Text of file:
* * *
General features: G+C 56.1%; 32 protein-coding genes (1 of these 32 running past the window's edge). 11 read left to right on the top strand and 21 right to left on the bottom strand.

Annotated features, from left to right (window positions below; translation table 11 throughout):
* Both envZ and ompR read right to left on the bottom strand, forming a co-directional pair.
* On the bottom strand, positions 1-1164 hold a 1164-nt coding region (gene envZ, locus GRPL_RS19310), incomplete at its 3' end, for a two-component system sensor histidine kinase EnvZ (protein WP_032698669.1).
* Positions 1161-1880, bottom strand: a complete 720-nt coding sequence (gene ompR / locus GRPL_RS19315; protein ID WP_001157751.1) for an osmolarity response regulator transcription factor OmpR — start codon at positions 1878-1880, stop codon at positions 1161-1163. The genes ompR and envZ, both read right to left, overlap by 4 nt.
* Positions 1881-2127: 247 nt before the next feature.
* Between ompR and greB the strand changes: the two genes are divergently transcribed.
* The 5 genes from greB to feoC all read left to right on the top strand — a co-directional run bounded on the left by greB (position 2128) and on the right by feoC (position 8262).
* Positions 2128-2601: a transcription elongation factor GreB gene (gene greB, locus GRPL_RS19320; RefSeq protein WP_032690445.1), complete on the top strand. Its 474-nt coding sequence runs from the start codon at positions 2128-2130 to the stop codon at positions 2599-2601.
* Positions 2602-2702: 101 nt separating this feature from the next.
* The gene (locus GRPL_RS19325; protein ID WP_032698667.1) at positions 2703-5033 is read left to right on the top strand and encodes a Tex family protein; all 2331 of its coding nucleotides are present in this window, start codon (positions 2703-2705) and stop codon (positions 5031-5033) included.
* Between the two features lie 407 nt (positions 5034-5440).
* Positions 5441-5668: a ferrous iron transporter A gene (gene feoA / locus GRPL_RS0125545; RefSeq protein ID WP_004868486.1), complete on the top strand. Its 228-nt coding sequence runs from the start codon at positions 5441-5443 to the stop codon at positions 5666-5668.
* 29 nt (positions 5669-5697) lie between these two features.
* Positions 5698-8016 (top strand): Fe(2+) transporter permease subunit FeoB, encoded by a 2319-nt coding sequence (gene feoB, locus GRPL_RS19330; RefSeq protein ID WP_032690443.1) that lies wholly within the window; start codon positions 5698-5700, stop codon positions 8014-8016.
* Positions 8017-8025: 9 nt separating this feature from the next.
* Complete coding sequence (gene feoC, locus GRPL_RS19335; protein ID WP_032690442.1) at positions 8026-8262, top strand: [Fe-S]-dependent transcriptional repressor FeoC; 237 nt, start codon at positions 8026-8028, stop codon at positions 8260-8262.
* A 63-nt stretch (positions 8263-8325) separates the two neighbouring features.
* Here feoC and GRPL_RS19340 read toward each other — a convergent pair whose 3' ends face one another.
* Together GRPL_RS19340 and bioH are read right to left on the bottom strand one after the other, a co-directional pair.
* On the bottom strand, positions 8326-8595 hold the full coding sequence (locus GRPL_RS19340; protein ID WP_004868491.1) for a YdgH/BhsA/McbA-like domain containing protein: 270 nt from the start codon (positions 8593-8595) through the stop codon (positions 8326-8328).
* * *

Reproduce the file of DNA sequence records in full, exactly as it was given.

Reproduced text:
General features: G+C 56.1%; 32 protein-coding genes (1 of these 32 running past the window's edge). 11 read left to right on the top strand and 21 right to left on the bottom strand.

Annotated features, from left to right (window positions below; translation table 11 throughout):
* Both envZ and ompR read right to left on the bottom strand, forming a co-directional pair.
* On the bottom strand, positions 1-1164 hold a 1164-nt coding region (gene envZ, locus GRPL_RS19310), incomplete at its 3' end, for a two-component system sensor histidine kinase EnvZ (protein WP_032698669.1).
* Positions 1161-1880, bottom strand: a complete 720-nt coding sequence (gene ompR / locus GRPL_RS19315; protein ID WP_001157751.1) for an osmolarity response regulator transcription factor OmpR — start codon at positions 1878-1880, stop codon at positions 1161-1163. The genes ompR and envZ, both read right to left, overlap by 4 nt.
* Positions 1881-2127: 247 nt before the next feature.
* Between ompR and greB the strand changes: the two genes are divergently transcribed.
* The 5 genes from greB to feoC all read left to right on the top strand — a co-directional run bounded on the left by greB (position 2128) and on the right by feoC (position 8262).
* Positions 2128-2601: a transcription elongation factor GreB gene (gene greB, locus GRPL_RS19320; RefSeq protein WP_032690445.1), complete on the top strand. Its 474-nt coding sequence runs from the start codon at positions 2128-2130 to the stop codon at positions 2599-2601.
* Positions 2602-2702: 101 nt separating this feature from the next.
* The gene (locus GRPL_RS19325; protein ID WP_032698667.1) at positions 2703-5033 is read left to right on the top strand and encodes a Tex family protein; all 2331 of its coding nucleotides are present in this window, start codon (positions 2703-2705) and stop codon (positions 5031-5033) included.
* Between the two features lie 407 nt (positions 5034-5440).
* Positions 5441-5668: a ferrous iron transporter A gene (gene feoA / locus GRPL_RS0125545; RefSeq protein ID WP_004868486.1), complete on the top strand. Its 228-nt coding sequence runs from the start codon at positions 5441-5443 to the stop codon at positions 5666-5668.
* 29 nt (positions 5669-5697) lie between these two features.
* Positions 5698-8016 (top strand): Fe(2+) transporter permease subunit FeoB, encoded by a 2319-nt coding sequence (gene feoB, locus GRPL_RS19330; RefSeq protein ID WP_032690443.1) that lies wholly within the window; start codon positions 5698-5700, stop codon positions 8014-8016.
* Positions 8017-8025: 9 nt separating this feature from the next.
* Complete coding sequence (gene feoC, locus GRPL_RS19335; protein ID WP_032690442.1) at positions 8026-8262, top strand: [Fe-S]-dependent transcriptional repressor FeoC; 237 nt, start codon at positions 8026-8028, stop codon at positions 8260-8262.
* A 63-nt stretch (positions 8263-8325) separates the two neighbouring features.
* Here feoC and GRPL_RS19340 read toward each other — a convergent pair whose 3' ends face one another.
* Together GRPL_RS19340 and bioH are read right to left on the bottom strand one after the other, a co-directional pair.
* On the bottom strand, positions 8326-8595 hold the full coding sequence (locus GRPL_RS19340; protein ID WP_004868491.1) for a YdgH/BhsA/McbA-like domain containing protein: 270 nt from the start codon (positions 8593-8595) through the stop codon (positions 8326-8328).